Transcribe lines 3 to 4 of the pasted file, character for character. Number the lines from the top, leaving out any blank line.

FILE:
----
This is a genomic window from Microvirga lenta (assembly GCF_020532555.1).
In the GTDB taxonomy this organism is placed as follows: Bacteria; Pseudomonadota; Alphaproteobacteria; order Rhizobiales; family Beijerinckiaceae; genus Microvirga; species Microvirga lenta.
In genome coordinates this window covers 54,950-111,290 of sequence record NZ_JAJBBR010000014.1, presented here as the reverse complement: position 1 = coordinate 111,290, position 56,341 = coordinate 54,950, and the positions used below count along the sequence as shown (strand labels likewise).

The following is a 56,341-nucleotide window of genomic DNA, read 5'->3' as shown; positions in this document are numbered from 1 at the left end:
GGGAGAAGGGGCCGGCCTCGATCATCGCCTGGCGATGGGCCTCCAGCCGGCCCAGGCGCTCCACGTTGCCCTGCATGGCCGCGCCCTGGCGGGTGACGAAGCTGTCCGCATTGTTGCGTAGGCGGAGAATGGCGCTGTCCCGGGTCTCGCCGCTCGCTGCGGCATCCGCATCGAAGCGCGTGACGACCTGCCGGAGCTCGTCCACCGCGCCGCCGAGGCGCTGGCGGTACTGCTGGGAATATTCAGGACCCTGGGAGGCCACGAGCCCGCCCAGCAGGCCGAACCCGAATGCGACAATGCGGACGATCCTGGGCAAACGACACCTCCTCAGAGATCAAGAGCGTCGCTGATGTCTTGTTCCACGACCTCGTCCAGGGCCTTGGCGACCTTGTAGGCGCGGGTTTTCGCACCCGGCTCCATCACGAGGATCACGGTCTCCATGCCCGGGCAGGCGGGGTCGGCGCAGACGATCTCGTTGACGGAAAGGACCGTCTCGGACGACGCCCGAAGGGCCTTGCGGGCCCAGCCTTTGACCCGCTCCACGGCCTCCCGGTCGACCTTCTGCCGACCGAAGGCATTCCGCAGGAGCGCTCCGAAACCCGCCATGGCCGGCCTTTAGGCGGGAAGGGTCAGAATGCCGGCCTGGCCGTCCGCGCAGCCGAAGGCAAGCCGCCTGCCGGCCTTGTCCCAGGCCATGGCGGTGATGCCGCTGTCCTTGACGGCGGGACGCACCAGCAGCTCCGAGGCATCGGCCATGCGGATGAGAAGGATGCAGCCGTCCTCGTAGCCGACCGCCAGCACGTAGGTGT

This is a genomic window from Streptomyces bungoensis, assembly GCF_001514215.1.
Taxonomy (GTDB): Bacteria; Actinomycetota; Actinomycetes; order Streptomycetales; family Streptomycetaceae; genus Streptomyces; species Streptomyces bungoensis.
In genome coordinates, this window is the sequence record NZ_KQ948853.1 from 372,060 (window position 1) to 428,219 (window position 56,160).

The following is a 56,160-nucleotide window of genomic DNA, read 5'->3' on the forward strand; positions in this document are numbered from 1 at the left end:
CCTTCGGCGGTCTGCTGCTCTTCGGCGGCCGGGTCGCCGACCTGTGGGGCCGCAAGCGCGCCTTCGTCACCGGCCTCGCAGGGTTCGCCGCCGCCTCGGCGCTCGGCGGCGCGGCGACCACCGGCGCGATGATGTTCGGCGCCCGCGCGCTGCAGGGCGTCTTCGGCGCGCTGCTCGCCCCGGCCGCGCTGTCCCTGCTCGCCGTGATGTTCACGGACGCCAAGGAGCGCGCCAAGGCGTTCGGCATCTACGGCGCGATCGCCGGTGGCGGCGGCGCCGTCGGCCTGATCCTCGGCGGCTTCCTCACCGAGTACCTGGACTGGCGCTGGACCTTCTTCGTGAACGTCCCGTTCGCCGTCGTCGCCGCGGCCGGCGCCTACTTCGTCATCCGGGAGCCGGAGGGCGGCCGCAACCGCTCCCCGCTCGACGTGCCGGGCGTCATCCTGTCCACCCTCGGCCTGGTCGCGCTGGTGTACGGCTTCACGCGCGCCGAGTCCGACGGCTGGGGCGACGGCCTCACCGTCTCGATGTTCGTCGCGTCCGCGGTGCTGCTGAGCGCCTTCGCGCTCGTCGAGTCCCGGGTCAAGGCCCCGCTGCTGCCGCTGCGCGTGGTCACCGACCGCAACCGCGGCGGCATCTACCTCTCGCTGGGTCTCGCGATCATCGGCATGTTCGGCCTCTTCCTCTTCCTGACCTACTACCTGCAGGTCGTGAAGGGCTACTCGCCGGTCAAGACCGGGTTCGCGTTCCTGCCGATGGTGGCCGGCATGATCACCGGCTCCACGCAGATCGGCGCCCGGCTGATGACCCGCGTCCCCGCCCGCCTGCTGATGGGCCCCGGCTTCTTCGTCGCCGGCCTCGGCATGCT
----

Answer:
In genome coordinates this window covers 54,950-111,290 of sequence record NZ_JAJBBR010000014.1, presented here as the reverse complement: position 1 = coordinate 111,290, position 56,341 = coordinate 54,950, and the positions used below count along the sequence as shown (strand labels likewise).

The following is a 56,341-nucleotide window of genomic DNA, read 5'->3' as shown; positions in this document are numbered from 1 at the left end: